Digital video consumes large amounts of storage and transmission capacity. A typical raw digital video sequence includes 15 or 30 frames per second. Each frame can include tens or hundreds of thousands of pixels (also called pels). Each pixel represents a tiny element of the picture. In raw form, a computer commonly represents a pixel as a set of three samples totaling 24 bits. For instance, a pixel may comprise an 8-bit luminance sample (also called a luma sample) that defines the grayscale component of the pixel and two 8-bit chrominance sample values (also called chroma samples) that define the color component of the pixel. Thus, the number of bits per second, or bit rate, of a typical raw digital video sequence may be 5 million bits per second or more.
Many computers and computer networks lack the resources to process raw digital video. For this reason, engineers use compression (also called coding or encoding) to reduce the bit rate of digital video. Compression decreases the cost of storing and transmitting video by converting the video into a lower bit rate form. Decompression (also called decoding) reconstructs a version of the original video from the compressed form. A “codec” is an encoder/decoder system. Compression can be lossless, in which quality of the video does not suffer, but decreases in the bit rate are limited by the inherent amount of variability (sometimes called entropy) of the video data. Or, compression can be lossy, in which quality of the video suffers, but achievable decreases in the bit rate are more dramatic. Lossy compression is often used in conjunction with lossless compression—in a system design in which the lossy compression establishes an approximation of information and lossless compression techniques are applied to represent the approximation.
In general, video compression techniques include “intra-picture” compression and “inter-picture” compression, where a picture is, for example, a progressively scanned video frame, an interlaced video frame (having alternating lines for video fields), or an interlaced video field. For progressive frames, intra-picture compression techniques compress individual frames (typically called I-frames or key frames), and inter-picture compression techniques compress frames (typically called predicted frames, P-frames, or B-frames) with reference to preceding and/or following frames (typically called reference or anchor frames).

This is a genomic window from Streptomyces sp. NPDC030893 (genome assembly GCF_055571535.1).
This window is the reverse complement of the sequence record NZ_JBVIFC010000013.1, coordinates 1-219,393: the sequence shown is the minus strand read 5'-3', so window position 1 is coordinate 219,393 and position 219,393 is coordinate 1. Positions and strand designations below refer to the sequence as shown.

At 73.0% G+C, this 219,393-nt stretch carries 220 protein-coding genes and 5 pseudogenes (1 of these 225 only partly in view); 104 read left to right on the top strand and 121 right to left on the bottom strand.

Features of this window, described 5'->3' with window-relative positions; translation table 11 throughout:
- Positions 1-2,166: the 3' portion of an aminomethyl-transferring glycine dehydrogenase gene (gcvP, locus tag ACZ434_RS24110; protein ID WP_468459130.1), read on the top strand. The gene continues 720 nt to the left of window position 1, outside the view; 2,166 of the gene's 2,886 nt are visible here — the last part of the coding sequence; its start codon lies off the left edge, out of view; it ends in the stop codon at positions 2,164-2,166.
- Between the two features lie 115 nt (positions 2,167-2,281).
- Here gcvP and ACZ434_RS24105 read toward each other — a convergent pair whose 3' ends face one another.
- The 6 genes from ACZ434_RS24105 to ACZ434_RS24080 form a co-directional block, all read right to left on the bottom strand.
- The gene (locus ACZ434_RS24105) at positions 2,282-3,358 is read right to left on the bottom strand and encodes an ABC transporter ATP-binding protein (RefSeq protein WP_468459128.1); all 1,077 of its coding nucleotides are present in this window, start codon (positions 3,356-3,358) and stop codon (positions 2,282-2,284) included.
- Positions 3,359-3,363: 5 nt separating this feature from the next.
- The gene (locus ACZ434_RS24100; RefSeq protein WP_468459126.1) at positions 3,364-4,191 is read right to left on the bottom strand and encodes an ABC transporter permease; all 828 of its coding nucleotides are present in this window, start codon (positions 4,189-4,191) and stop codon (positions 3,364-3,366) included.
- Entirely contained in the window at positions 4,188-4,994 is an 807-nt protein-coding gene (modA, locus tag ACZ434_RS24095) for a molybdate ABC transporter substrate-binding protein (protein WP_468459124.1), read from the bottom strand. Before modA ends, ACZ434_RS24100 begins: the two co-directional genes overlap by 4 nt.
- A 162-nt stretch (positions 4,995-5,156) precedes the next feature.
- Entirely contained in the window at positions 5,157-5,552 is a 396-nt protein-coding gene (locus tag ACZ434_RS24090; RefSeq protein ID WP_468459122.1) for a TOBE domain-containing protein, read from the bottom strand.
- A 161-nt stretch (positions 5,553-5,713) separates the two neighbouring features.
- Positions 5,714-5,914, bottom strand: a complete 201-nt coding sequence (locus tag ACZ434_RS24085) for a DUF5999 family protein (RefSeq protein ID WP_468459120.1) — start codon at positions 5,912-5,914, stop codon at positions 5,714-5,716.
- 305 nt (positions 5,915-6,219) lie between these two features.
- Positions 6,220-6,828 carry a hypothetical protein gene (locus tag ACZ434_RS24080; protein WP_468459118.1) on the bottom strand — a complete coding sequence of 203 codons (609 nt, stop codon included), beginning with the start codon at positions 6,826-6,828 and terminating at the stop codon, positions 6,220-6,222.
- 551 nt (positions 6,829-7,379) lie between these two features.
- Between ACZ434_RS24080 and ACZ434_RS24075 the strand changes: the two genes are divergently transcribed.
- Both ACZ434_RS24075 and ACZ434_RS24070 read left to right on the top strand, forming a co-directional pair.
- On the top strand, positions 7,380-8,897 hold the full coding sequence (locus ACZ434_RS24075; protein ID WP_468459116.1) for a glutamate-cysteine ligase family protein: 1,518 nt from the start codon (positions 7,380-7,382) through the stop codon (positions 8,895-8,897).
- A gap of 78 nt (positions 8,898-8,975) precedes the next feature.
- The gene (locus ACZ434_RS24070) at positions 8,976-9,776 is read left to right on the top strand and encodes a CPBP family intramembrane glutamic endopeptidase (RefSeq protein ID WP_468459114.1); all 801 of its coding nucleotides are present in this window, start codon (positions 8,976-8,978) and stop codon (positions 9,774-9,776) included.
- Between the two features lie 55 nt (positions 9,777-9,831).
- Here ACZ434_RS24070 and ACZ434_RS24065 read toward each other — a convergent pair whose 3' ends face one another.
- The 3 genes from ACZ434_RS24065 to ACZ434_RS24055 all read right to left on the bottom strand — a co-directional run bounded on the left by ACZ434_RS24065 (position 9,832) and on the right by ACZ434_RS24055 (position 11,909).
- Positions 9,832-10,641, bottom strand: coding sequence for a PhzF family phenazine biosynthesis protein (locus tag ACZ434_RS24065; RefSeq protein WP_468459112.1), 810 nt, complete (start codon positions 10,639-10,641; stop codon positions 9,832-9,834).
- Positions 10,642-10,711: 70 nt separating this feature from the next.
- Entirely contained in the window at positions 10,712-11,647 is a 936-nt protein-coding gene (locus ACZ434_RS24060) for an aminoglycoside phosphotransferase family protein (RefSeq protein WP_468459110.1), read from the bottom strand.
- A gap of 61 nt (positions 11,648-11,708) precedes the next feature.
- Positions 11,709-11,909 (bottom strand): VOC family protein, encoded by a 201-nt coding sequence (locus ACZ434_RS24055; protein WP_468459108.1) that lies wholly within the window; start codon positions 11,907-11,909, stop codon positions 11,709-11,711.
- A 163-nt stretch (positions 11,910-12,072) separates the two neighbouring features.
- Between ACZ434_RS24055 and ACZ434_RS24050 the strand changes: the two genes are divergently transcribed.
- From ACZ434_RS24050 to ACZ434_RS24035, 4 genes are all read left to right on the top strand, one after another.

The predicted frames may be divided into regions called macroblocks. A matching region in a reference frame for a particular macroblock is specified by sending motion vector information for the macroblock. A motion vector indicates the location of the region in the reference frame whose pixels are to be used as a predictor for the pixels current macroblock. The pixel-by-pixel difference, often called the error signal or residual, between the current macroblock (or the blocks thereof) and the macroblock predictor is derived. This error signal usually has lower entropy than the original signal. Therefore, the information can be encoded at a lower rate. An encoder performs motion estimation by determining a motion vector for a region of a frame by searching for a matching region in one or more reference frames to use as a predictor. An encoder or decoder performs motion compensation by applying the motion vector to find the predictor in the one or more reference frames.